Like Buckeye I to have the exact same skis that I use Utah all the time Thunders/Goats.. Anything under 6" of new thunders, anything over Goats..
post #18 of 27
Quote:
Originally Posted by Buckeye View Post
Also, I agree with the above. I love my Goats, but it I can only take one pair I am taking my 187 (89 under foot) Movement Thunders. They kill it on groomed and will still get it done in POW.
Brother, glad to hear you have the Thunders. I love mine, but the one week I skied Utah, I really wanted fat skis, as it snowed ever night between 6"-24". That said I changed my quiver entirely this year with fat Praxis for deep pow, Goliaths for cut up deep pow, then my beloved Thunders for 6" or less and the Nitrous that will never see UT or CO. Flying out this season, I will check the weather and if it is snowing, guess which 2 I will take? Gets some fater skis and take your lumps learning to ski them. Powder is soft, so wiping out is all good and just fun.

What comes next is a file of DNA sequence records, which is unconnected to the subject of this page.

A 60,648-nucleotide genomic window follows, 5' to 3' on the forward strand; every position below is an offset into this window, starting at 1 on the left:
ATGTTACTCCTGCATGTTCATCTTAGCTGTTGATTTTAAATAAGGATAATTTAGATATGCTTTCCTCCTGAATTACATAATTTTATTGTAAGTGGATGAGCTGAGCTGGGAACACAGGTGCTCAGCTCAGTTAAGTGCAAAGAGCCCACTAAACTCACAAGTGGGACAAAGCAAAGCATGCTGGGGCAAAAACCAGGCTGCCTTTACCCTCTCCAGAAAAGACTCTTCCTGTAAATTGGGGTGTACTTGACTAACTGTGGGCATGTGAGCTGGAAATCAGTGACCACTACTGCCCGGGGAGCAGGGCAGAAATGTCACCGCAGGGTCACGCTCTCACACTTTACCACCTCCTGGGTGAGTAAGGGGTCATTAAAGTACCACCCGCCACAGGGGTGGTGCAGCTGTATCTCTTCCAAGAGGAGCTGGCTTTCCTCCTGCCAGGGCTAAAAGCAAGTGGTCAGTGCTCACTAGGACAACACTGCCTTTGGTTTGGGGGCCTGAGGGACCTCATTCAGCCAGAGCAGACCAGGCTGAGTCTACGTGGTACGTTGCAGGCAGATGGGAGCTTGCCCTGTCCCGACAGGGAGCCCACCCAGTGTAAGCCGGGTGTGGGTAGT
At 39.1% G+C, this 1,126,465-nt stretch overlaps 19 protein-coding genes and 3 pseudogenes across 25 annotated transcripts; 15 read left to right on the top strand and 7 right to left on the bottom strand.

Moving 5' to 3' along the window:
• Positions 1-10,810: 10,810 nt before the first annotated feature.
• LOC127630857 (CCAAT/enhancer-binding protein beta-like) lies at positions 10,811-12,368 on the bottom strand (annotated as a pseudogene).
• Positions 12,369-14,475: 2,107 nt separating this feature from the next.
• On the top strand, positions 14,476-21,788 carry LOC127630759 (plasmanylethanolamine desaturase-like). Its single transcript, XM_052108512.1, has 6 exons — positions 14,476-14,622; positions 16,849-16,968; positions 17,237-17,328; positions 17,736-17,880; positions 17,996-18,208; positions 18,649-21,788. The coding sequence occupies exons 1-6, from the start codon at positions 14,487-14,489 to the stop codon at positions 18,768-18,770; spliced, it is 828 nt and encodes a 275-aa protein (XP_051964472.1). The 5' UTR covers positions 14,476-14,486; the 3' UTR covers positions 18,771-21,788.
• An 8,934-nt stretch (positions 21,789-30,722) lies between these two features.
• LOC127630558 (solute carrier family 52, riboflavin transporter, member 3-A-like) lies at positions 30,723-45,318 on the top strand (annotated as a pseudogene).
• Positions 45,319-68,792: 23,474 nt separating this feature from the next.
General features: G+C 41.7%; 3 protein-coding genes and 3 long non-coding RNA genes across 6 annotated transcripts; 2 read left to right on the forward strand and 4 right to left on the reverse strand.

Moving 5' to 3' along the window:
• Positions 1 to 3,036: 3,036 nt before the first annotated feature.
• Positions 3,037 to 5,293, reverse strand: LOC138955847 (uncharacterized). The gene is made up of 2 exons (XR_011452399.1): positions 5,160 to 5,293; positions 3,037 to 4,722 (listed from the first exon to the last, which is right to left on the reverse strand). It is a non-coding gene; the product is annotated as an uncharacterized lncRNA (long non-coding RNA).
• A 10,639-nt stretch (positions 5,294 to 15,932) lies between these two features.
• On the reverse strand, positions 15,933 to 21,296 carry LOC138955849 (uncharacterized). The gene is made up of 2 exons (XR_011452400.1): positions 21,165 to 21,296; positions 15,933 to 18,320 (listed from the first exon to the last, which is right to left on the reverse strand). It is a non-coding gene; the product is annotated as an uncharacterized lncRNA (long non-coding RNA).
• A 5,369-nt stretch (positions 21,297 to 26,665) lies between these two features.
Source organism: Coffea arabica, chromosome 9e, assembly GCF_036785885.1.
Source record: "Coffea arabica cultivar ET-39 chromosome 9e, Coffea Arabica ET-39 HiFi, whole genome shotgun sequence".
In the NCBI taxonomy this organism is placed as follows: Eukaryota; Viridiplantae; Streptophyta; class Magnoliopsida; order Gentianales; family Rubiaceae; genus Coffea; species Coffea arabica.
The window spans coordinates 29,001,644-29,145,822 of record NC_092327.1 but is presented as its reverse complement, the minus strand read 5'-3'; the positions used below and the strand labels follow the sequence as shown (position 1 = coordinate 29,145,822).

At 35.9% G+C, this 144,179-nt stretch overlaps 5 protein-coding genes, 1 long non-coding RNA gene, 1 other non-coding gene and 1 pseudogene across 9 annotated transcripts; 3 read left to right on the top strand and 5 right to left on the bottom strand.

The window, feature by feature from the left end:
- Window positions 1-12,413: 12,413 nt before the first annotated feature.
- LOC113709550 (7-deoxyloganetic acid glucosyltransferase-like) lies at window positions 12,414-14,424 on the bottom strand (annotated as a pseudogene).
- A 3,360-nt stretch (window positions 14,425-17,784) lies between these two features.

post #19 of 27
It's always good to choose a ski that excells at the conditions you will see most often. So....if one sees packed or firmish snow and/or new loose snow of 6" or less say 70-80% of the time, then a mid fat probably makes the most sense. If one sees snow deeper than 6" on a more regular basis than that...then it makes sense to look somewhat wider.

Assuming of course that one has the skills to be minimally competent in the deep snow in the foistest place.

SJ
post #20 of 27